We begin by explaining some basic concepts of Emacs. These concepts are explained in more detail in the GNU Emacs Manual.
Conceptually, a buffer is just a string of ASCII characters and two special characters <PNT> (point) and <MRK> (mark) such that the character <PNT> occurs exactly once and <MRK> occurs at most once. The text of a buffer is obtained by deleting the occurrences of <PNT> and <MRK>. If, in a buffer, there is a character following <PNT> then we say that point is looking at the character; otherwise we say that point is at the end of buffer. <PNT> and <MRK> are used to indicate positions in a buffer and they are not part of the text of the buffer. If a buffer contains a <MRK> then the text between <MRK> and <PNT> is called the region of the buffer.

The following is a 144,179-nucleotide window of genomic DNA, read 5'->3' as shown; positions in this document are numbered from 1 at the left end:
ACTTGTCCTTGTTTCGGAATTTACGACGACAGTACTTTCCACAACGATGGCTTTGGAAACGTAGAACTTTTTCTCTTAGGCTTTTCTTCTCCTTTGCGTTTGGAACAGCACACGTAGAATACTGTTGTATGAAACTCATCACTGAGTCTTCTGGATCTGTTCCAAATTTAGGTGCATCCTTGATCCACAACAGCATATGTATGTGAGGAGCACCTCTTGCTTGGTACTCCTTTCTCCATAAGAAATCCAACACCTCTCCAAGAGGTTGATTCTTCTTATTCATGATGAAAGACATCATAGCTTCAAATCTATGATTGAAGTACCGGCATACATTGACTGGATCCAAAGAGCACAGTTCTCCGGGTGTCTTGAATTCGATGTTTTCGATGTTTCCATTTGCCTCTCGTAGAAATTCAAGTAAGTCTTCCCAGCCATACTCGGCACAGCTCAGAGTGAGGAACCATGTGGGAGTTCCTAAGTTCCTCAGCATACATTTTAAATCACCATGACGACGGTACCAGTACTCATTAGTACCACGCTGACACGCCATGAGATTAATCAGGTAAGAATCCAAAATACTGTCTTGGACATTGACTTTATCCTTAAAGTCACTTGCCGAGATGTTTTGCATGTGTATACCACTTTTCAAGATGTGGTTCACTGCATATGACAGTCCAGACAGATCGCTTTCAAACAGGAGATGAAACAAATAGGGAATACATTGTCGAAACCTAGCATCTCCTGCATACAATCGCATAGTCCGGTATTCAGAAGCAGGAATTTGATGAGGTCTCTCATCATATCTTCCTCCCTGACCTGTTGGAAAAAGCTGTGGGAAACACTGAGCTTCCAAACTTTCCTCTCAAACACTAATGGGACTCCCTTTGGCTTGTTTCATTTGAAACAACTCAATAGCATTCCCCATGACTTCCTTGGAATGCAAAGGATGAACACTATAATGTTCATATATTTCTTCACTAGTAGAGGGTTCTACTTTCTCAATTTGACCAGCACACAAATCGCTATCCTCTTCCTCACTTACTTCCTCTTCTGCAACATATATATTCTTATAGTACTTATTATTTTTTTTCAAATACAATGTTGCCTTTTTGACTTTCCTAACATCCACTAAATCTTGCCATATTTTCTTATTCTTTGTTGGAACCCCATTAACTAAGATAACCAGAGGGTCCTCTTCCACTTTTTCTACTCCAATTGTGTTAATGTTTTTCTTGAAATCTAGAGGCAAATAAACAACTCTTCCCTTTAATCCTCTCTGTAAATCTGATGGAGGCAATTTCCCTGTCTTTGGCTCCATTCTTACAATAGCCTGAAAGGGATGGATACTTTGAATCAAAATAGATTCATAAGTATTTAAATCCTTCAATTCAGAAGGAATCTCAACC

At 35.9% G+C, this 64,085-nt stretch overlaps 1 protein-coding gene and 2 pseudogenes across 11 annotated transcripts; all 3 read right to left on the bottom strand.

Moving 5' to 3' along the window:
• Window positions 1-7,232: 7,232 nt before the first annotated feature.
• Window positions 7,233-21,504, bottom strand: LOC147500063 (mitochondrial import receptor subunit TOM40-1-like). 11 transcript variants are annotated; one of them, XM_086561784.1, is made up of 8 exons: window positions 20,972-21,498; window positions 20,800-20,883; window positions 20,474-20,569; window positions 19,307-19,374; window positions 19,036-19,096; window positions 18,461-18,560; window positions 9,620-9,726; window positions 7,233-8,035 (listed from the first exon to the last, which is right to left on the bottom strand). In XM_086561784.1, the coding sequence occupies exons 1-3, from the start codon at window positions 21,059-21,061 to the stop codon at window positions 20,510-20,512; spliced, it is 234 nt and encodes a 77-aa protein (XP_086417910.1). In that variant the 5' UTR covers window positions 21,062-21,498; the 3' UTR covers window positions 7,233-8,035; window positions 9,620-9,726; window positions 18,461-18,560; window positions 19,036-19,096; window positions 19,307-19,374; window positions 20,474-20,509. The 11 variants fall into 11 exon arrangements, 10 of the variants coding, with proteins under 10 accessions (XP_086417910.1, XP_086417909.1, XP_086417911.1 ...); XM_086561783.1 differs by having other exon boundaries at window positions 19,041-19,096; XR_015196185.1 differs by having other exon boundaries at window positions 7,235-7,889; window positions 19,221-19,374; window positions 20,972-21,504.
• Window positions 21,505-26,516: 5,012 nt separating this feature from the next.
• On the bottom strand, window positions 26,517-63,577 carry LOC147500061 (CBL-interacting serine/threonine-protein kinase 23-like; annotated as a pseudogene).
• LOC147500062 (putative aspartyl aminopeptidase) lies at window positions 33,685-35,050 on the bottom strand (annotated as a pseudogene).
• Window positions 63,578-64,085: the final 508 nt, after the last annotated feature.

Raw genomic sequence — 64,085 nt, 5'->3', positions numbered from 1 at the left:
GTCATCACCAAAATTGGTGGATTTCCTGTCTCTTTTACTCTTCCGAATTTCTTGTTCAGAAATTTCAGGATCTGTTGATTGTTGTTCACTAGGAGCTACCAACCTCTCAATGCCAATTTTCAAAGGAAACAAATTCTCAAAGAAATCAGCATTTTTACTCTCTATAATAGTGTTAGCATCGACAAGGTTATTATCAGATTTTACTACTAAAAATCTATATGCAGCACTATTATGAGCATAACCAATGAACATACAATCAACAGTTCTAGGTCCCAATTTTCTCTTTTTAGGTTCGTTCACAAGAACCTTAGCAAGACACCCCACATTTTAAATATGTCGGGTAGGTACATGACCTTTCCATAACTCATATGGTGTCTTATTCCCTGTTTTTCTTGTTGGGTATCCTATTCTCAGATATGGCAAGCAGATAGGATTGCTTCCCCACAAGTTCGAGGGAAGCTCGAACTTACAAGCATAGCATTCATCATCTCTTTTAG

Emacs provides (multiple) windows on the screen, and you can see the content of a buffer through the window associated with the buffer. The cursor of the screen is always positioned on the character after <PNT>.
A keymap is a table that records the bindings between characters and command functions. There is the global keymap common to all the buffers. Each buffer has its local keymap that determines the mode of the buffer. Local keymap overrides global keymap, so that if a function is bound to some key in the local keymap then that function will be executed when you type the key. If no function is bound to a key in the local map, however, the function bound to the key in the global map becomes in effect.